After King v. Burwell Ruling, Health Law Issues Involve Implementation

This was published as a Wall Street Journal Think Tank column on June 25, 2015.

The practical effect of the Supreme Court’s 6-3 ruling in King v. Burwell is clear: It allows federal subsidies to continue to be provided to more than 6 million people and calms the political waters surrounding the Affordable Care Act, allowing implementation to continue in a more certain and predictable environment for the health-care industry, states, and consumers.

The ACA will, however, continue to be an issue in the run-up to the 2016 elections. Republicans in particular are likely to use the issue to rev up their base in hopes of increasing turnout in an election many think will hinge more on turnout than on efforts to move the increasingly small number of true independents.

The outcome of the 2016 presidential election could still prove decisive for the health-care law. The Congressional Budget Office projects that 23 million people will be covered in 2016. With so many covered and the ACA insurance reforms more firmly in place, repeal is likely to be more a rallying cry for the right than an achievable objective, but if Republicans win control of the legislative and executive branches that could bring efforts to substantially change the law. Even if repeal is unlikely, a fresh debate about the law in 2017 could prolong the ACA’s dubious status as the poster child of partisan division in U.S. politics.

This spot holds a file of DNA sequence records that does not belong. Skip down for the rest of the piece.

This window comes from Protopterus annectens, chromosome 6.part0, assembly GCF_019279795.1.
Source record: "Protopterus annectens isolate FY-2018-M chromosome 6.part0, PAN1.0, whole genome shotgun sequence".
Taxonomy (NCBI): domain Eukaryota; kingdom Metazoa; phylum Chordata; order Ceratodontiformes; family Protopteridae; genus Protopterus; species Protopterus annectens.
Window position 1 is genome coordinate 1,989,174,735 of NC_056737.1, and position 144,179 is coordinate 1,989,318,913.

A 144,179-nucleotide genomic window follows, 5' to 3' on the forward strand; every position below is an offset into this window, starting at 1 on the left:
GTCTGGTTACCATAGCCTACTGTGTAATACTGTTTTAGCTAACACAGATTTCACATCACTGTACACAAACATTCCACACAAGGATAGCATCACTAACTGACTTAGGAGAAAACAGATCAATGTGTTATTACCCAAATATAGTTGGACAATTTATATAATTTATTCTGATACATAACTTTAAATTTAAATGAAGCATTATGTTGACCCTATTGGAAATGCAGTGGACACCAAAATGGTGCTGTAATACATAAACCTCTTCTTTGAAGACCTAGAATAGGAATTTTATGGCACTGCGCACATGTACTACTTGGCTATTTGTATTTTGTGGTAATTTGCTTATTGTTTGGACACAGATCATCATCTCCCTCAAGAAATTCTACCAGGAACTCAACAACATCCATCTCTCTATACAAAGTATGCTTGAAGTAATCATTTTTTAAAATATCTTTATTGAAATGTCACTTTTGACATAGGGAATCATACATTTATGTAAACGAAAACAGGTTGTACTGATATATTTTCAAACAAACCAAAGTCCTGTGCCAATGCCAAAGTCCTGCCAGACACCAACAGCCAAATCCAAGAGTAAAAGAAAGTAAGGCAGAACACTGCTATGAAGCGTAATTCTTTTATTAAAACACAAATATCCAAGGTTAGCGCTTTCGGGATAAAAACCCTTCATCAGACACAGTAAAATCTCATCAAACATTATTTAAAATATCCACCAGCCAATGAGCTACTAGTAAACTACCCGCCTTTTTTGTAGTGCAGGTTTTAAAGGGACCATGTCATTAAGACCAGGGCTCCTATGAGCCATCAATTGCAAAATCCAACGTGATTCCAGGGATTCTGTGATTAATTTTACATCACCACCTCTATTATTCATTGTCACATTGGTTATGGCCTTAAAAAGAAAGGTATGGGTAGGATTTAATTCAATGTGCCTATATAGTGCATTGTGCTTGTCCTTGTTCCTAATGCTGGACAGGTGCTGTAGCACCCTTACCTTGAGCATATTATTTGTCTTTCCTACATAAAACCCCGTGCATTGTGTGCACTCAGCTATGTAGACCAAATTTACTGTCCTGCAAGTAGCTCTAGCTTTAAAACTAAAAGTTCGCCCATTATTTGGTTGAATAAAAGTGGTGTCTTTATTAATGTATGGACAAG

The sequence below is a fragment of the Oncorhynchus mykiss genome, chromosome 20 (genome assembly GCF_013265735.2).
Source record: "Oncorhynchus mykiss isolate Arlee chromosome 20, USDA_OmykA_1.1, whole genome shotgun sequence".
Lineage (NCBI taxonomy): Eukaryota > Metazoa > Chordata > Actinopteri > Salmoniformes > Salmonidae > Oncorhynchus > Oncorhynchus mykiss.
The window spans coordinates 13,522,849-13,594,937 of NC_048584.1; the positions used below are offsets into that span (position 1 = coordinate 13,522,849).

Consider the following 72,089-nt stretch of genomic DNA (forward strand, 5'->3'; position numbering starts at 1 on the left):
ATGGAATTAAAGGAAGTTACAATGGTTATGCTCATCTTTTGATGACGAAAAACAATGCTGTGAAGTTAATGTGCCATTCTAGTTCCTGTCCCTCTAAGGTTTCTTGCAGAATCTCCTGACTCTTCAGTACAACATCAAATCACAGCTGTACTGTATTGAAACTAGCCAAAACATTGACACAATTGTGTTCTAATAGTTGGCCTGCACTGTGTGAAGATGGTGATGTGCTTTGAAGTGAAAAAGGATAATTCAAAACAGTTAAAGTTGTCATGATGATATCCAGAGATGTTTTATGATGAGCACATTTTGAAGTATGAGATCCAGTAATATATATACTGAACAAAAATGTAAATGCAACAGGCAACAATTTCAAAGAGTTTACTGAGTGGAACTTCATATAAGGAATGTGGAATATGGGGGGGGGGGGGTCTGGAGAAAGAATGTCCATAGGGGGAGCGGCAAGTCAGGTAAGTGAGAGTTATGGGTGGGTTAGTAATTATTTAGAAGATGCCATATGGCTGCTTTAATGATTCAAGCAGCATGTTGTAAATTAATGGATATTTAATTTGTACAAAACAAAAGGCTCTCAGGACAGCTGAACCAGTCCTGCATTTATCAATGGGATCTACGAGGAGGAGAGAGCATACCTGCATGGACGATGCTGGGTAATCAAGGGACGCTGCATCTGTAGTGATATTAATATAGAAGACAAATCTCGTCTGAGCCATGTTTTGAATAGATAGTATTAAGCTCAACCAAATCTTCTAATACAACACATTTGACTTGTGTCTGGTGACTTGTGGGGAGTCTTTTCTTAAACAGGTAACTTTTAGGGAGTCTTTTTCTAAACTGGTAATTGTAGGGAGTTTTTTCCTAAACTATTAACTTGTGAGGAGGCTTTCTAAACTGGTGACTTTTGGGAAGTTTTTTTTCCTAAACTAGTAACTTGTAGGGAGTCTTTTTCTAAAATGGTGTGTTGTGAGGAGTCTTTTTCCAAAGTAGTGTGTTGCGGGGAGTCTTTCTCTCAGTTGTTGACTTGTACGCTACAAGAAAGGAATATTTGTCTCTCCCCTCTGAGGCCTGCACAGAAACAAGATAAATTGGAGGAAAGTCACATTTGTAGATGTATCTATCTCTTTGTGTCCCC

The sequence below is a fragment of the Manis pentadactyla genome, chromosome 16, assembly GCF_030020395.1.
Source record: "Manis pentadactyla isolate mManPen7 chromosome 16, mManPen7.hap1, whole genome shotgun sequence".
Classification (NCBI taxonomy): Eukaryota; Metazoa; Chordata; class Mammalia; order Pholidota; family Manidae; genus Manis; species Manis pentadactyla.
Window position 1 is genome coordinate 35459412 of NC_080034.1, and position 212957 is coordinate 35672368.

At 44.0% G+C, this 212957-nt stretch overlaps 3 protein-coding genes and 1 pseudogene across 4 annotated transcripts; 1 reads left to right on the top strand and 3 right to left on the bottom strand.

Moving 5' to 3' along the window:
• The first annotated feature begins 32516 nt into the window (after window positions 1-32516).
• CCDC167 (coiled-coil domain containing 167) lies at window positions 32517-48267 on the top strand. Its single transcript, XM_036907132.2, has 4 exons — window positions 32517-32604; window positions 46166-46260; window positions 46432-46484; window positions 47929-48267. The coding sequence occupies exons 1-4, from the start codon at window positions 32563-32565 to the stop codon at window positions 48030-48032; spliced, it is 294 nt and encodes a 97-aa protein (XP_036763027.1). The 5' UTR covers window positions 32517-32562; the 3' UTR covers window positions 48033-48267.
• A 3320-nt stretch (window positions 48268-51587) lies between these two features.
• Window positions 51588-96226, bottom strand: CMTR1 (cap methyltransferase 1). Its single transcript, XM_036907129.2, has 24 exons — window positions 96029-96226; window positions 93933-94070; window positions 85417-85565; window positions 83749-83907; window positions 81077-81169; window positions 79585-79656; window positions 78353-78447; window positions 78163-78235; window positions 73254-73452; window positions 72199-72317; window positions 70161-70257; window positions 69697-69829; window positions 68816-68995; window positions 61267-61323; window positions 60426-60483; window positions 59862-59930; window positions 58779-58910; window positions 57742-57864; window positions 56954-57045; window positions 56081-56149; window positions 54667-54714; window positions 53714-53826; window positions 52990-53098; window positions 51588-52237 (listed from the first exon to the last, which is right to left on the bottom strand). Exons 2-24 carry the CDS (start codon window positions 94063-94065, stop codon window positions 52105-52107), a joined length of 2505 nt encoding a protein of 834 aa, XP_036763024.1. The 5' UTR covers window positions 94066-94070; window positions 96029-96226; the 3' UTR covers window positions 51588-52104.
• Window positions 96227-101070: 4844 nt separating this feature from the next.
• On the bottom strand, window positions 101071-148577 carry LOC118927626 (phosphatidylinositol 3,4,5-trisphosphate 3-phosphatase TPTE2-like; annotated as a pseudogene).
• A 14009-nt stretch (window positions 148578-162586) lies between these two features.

On the other hand, if Democrats hold the White House or a Republican president decides not to push for major changes to the health-care law, the ACA could lose its super-size political status and gradually join Medicare and Medicaid as a sometimes contentious but more ordinary issue on the policy and political agendas.

Meanwhile, although steady progress is being made, significant challenges remain for ACA implementation, including: reaching those who are uninsured, a generally more difficult population to connect to insurance; stabilizing premium increases in the marketplaces as insurers get a better handle on their risk pools; and determining which of the Medicare payment and delivery reform projects implemented under the ACA are working and should be scaled up.

Congress passed the Affordable Care Act to improve health insurance markets, not to destroy them. If at all possible, we must interpret the Act in a way that is consistent with the former, and avoids the latter,” Chief Justice John Roberts wrote for the court’s majority in King. The section of the ACA at issue “can fairly be read consistent with what we see as Congress’s plan, and that is the reading we adopt,” he wrote. We don’t necessarily expect or want the Supreme Court to consider the policy, administrative, or political implications of its decisions, but they are nonetheless very real.

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